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Why rapper AJ Tracey puts independence before profits

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The star has remained steadfastly independent since releasing his first EP in 2015
AJ Tracey is having quite a week. He has the top two singles in the indie charts, Stormzy gave him a shout-out from Glastonbury's Pyramid Stage and Brazilian football legend Thiago Silva followed him on Twitter."My head's spinning a little bit!" the 25-year-old laughs. "I'm in the clouds right now."Silva was the subject of Tracey's 2016 collaboration with rapper Dave. But he only noticed the track after 15-year-old Alex Mann was plucked from the crowd at Glastonbury and made headlines with a flawless performance of the song's intricate, rapid-fire rap."I saw the Alex thing trending and it was crazy," says Tracey, "and then I saw 'Thiago Silva followed you'. I had to click it to see the blue tick so I knew it was official."
"It means a lot to us, man," he adds. "When me and Dave made that song, we were quite a bit younger, Dave was really a baby, and we just wanted the football world to acknowledge us. So when Thiago Silva followed us, I called Dave and I was like, 'Bro, we finally did it!'"
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When he scored a top 20 hit with the mellifluous summer anthem Butterflies last year, Tracey finally knew it was time to start work on his debut album."For me, Butterflies was a massive achievement, because we recorded that in my living room," he says. "It gave me the taste. I thought, 'Maybe I can achieve more if I give it that extra bit of effort,' so I've been going my hardest to package my music properly and give it to everyone."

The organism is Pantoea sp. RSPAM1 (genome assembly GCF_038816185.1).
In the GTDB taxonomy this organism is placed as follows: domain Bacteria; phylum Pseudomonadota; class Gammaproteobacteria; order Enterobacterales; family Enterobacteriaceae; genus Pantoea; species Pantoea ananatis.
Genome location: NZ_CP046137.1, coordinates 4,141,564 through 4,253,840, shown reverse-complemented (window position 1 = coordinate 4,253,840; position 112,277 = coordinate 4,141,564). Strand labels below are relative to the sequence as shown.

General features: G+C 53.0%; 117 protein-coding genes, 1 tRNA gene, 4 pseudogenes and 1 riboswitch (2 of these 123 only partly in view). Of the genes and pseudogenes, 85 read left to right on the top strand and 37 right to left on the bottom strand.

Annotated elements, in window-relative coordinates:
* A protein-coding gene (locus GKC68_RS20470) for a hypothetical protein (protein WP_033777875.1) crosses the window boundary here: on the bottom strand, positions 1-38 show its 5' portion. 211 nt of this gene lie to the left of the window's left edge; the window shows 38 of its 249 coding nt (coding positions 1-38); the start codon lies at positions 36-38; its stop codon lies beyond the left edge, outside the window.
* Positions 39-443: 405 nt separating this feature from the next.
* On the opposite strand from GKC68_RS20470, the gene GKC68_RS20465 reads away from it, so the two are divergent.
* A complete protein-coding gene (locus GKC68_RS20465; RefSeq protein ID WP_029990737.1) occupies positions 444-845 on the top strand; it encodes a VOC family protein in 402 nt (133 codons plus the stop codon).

America's accent problem
Released in February, Tracey's record entered the UK charts at number three, since when it has sold enough copies to be the 30th best-selling album of the year.The single Ladbroke Grove, a joyous throwback to the garage records he grew up on, is set to enter the top 10 this week; and he's also starting to make waves in America."It's not really a target of ours to break the US, but it'd be cool to be one of the ones who does it," he says. "I feel like Skepta is the closest, second would be Dave. I hear a lot of people talking about J-Hus, and then maybe myself."Asked why no-one's managed it before now, Tracey says America isn't ready for the British accent."They love the accent in conversation, but in terms of music they just can't take it. They hear it and they go, 'I can't deal with this,' but they're warming up to it."I keep telling people that, once upon a time Americans didn't want to listen to Canadian accents, but now Drake, The Weeknd and Justin Bieber are some of the biggest artists in their respective fields. So we'll get there eventually."
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He tailors live shows for US audiences, "picking songs where I'm collaborating with American artists, or with a trap sound that's more familiar to them," but those gigs are often easier than ones in his hometown."People in London are so hard to impress," he laughs. "Everyone has the 'London complex', where they think the world revolves around them, me included, which is so annoying. "Don't get me wrong, London crowds still give me the love but I have to work harder. But that's ok, I'm down for the hard work."He'll be putting in the hours this summer, with a diary full of festival appearances, around which he's working on "some genuinely exciting new music". "I don't want to say too much, but there'll be more collaborations and some unexpected left-field music as well," he says.
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And if everything keeps going to plan, he intends to plough the profits back into Ladbroke Grove."I still live there now and, sad to say, I fit in because I make enough money to have all those things I couldn't have in my youth."But I'm still an active member of the community, I support the Grenfell movement, and I'd love to open a youth club, because most of them have closed down. "So when I'm in the position to do something ground-breaking in the area, I will."
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